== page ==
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Journal of Youth and Adolescence

, Volume 47, Issue 9, pp 1880–1893 | Cite as

Longitudinal Examination of the Bullying-Sexual Violence Pathway across Early to Late Adolescence: Implicating Homophobic Name-Calling

  • Dorothy L. EspelageEmail author
  • Kathleen C. Basile
  • Ruth W. Leemis
  • Tracy N. Hipp
  • Jordan P. Davis
Empirical Research

Abstract

The Bully-Sexual Violence Pathway theory has indicated that bullying perpetration predicts sexual violence perpetration among males and females over time in middle school, and that homophobic name-calling perpetration moderates that association among males. In this study, the Bully-Sexual Violence Pathway theory was tested across early to late adolescence. Participants included 3549 students from four Midwestern middle schools and six high schools. Surveys were administered across six time points from Spring 2008 to Spring 2013. At baseline, the sample was 32.2% White, 46.2% African American, 5.4% Hispanic, and 10.2% other. The sample was 50.2% female. The findings reveal that late middle school homophobic name-calling perpetration increased the odds of perpetrating sexual violence in high school among early middle school bullying male and female perpetrators, while homophobic name-calling victimization decreased the odds of high school sexual violence perpetration among females. The prevention of bullying and homophobic name-calling in middle school may prevent later sexual violence perpetration.

Keywords

Bullying Sexual violence Homophobic name-calling Middle school Adolescents 

Notes

Authors’ Contributions

D.L.E. conceptualized and designed the study, collected the data, maintained ethics board approval, drafted the initial manuscript, and reviewed and revised the entire manuscript; K.C.B. helped conceptualize and design the study, drafted the initial discussion, edited the initial introduction, and reviewed and revised the entire manuscript; R.W.L. and T.N.H. helped conceptualize and design the study, edited the initial Introduction, helped draft the initial discussion, and reviewed and revised the entire manuscript; J.P.D. helped conceptualize and design the study, carried out the analyses, wrote the methods and results sections, and reviewed and revised the manuscript. All authors read and approved the final manuscript.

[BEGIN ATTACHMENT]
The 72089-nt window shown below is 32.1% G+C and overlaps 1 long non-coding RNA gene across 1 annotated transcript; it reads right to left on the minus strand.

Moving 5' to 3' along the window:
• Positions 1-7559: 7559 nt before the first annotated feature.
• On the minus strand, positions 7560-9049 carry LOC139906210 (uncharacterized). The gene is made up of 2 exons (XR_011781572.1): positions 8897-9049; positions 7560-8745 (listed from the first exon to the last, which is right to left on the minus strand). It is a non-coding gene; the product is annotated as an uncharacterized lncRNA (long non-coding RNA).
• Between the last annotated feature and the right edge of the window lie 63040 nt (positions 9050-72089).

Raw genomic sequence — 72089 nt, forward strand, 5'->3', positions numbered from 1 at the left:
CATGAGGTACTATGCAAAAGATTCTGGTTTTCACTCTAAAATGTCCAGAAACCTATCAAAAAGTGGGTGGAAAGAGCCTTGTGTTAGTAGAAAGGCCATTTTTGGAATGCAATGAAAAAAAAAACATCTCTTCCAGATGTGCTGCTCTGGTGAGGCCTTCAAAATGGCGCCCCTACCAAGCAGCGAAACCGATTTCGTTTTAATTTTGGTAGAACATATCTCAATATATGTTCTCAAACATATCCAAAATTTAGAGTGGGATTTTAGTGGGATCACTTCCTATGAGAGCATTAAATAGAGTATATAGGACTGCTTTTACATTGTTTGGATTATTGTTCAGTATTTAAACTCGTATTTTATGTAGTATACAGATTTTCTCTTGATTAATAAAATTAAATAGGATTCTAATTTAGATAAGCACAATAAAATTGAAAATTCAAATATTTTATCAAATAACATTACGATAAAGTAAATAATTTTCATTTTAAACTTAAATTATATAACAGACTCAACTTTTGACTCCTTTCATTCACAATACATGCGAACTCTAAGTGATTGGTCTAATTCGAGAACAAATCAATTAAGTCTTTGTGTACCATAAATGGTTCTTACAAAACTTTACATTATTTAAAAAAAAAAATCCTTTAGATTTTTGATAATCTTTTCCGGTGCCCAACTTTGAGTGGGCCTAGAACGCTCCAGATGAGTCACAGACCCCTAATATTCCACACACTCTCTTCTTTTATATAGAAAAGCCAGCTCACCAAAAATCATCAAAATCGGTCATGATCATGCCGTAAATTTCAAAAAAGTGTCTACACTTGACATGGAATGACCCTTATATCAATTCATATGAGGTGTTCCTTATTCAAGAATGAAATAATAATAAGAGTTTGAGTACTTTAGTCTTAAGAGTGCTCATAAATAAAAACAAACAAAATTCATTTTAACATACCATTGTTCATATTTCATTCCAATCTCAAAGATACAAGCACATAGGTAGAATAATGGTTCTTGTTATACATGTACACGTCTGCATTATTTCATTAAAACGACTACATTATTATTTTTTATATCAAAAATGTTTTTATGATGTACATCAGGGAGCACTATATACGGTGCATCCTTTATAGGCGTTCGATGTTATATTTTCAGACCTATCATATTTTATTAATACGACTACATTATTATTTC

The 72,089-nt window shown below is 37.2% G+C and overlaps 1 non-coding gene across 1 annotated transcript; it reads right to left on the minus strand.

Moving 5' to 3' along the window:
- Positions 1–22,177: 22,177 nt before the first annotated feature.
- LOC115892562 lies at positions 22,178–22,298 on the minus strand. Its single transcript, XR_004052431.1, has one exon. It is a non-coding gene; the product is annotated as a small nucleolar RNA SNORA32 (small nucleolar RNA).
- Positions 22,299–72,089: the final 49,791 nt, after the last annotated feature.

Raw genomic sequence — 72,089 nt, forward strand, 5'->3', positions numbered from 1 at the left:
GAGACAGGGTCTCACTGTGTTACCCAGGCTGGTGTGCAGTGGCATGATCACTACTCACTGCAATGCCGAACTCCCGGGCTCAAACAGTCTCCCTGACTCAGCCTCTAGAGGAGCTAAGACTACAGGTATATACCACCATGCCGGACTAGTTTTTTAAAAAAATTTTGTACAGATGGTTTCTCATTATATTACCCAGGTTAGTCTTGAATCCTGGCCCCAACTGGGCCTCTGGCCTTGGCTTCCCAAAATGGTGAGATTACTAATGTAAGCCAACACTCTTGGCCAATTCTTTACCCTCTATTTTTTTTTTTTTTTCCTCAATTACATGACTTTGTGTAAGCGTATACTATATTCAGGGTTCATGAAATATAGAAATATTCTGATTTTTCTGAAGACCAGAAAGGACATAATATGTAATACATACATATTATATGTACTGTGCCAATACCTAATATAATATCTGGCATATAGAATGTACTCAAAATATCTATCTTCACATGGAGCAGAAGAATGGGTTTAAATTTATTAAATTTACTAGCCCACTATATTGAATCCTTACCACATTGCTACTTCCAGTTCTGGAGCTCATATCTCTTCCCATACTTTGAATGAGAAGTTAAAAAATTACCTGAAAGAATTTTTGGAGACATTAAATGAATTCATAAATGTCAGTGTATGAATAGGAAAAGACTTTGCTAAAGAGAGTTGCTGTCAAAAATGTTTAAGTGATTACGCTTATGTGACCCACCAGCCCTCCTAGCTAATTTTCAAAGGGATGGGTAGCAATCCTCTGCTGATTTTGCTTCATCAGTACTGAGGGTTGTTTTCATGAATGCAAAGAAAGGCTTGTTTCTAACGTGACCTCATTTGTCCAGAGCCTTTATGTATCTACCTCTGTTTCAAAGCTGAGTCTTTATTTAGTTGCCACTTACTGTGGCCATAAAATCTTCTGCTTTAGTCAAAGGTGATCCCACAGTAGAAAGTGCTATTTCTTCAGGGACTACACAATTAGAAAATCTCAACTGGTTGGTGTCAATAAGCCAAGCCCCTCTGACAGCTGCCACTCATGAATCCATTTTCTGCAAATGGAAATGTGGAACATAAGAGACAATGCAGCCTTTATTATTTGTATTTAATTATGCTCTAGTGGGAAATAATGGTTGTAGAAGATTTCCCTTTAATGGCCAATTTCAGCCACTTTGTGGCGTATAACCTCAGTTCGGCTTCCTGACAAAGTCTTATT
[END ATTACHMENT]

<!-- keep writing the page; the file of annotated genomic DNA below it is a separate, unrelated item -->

Funding

Middle school data in this manuscript were drawn from a grant from the CDC (1U01/CE001677) to D.E. (PI). High school data in this manuscript were drawn from a grant from the National Institute of Justice (Grant #2011- 90948-IL-IJ) to D.E. (PI). Analyses and manuscript preparation was supported through an inter-personnel agency agreement (IPA) between University of Florida (Espelage) and the CDC (17IPA1706096).

Data Sharing Declaration

This manuscript’s data will not be deposited.

Compliance with Ethical Standards

Conflict of Interest

The authors declare that they have no conflict of interest.

Ethical Approval

This study was approved by the University of Illinois Institutional Review Board. All procedures performed in studies involving human participants were in accordance with the ethical standards of the institutional and/or national research committee and with the 1964 Helsinki declaration and its later amendments or comparable ethical standards.

Informed Consent

Informed consent was obtained from all individual participants included in the study.

Supplementary material

10964_2018_827_MOESM1_ESM.docx (13 kb)
Supplementary Table 1(DOCX 12 kb)
10964_2018_827_MOESM2_ESM.docx (13 kb)
Supplementary Table 2(DOCX 13 kb)
10964_2018_827_MOESM3_ESM.docx (26 kb)
Supplementary Figures 1 &2

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Copyright information

© Springer Science+Business Media, LLC, part of Springer Nature 2018

Authors and Affiliations

  1. 1.Department of PsychologyUniversity of FloridaGainesvilleUSA
  2. 2.Division of Violence Prevention, National Center for Injury Prevention and ControlCenters for Disease Control and PreventionAtlantaUSA
  3. 3.University of Southern CaliforniaLos AngelesUSA

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